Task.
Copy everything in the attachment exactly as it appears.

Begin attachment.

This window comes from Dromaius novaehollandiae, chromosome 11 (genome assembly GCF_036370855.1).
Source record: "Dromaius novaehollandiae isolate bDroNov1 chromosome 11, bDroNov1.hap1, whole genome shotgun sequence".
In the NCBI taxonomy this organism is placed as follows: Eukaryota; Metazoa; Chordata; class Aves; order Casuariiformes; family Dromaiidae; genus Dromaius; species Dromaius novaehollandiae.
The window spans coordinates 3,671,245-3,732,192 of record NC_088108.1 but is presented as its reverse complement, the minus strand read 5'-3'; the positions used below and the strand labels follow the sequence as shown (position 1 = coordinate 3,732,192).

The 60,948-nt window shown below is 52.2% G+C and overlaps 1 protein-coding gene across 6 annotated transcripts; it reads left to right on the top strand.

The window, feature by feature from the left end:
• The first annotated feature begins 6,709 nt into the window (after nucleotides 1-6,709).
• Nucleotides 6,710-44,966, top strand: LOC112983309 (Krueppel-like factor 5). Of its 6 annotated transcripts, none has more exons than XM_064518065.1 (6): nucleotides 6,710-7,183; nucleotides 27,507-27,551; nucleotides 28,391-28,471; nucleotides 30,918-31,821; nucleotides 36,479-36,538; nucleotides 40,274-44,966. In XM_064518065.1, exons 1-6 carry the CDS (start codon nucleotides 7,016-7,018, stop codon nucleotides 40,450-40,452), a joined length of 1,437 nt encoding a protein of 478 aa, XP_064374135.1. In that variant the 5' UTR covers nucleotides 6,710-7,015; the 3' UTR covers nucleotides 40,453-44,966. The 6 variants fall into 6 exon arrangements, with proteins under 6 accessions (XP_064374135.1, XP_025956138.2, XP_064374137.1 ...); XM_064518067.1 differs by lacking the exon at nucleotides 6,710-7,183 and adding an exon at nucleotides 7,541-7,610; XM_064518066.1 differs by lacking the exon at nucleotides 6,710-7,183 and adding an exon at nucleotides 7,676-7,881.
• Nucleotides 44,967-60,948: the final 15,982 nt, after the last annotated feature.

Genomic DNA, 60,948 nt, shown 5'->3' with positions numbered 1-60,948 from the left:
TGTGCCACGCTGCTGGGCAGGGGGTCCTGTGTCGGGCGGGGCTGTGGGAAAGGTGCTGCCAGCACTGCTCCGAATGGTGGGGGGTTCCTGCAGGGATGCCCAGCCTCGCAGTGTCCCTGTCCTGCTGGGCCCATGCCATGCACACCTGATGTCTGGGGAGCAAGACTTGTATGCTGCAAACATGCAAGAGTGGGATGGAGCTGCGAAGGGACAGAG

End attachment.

This window comes from Dromaius novaehollandiae, chromosome 11 (genome assembly GCF_036370855.1).
Source record: "Dromaius novaehollandiae isolate bDroNov1 chromosome 11, bDroNov1.hap1, whole genome shotgun sequence".
In the NCBI taxonomy this organism is placed as follows: Eukaryota; Metazoa; Chordata; class Aves; order Casuariiformes; family Dromaiidae; genus Dromaius; species Dromaius novaehollandiae.
The window spans coordinates 3,671,245-3,732,192 of record NC_088108.1 but is presented as its reverse complement, the minus strand read 5'-3'; the positions used below and the strand labels follow the sequence as shown (position 1 = coordinate 3,732,192).

The 60,948-nt window shown below is 52.2% G+C and overlaps 1 protein-coding gene across 6 annotated transcripts; it reads left to right on the top strand.

The window, feature by feature from the left end:
• The first annotated feature begins 6,709 nt into the window (after nucleotides 1-6,709).
• Nucleotides 6,710-44,966, top strand: LOC112983309 (Krueppel-like factor 5). Of its 6 annotated transcripts, none has more exons than XM_064518065.1 (6): nucleotides 6,710-7,183; nucleotides 27,507-27,551; nucleotides 28,391-28,471; nucleotides 30,918-31,821; nucleotides 36,479-36,538; nucleotides 40,274-44,966. In XM_064518065.1, exons 1-6 carry the CDS (start codon nucleotides 7,016-7,018, stop codon nucleotides 40,450-40,452), a joined length of 1,437 nt encoding a protein of 478 aa, XP_064374135.1. In that variant the 5' UTR covers nucleotides 6,710-7,015; the 3' UTR covers nucleotides 40,453-44,966. The 6 variants fall into 6 exon arrangements, with proteins under 6 accessions (XP_064374135.1, XP_025956138.2, XP_064374137.1 ...); XM_064518067.1 differs by lacking the exon at nucleotides 6,710-7,183 and adding an exon at nucleotides 7,541-7,610; XM_064518066.1 differs by lacking the exon at nucleotides 6,710-7,183 and adding an exon at nucleotides 7,676-7,881.
• Nucleotides 44,967-60,948: the final 15,982 nt, after the last annotated feature.

Genomic DNA, 60,948 nt, shown 5'->3' with positions numbered 1-60,948 from the left:
TGTGCCACGCTGCTGGGCAGGGGGTCCTGTGTCGGGCGGGGCTGTGGGAAAGGTGCTGCCAGCACTGCTCCGAATGGTGGGGGGTTCCTGCAGGGATGCCCAGCCTCGCAGTGTCCCTGTCCTGCTGGGCCCATGCCATGCACACCTGATGTCTGGGGAGCAAGACTTGTATGCTGCAAACATGCAAGAGTGGGATGGAGCTGCGAAGGGACAGAG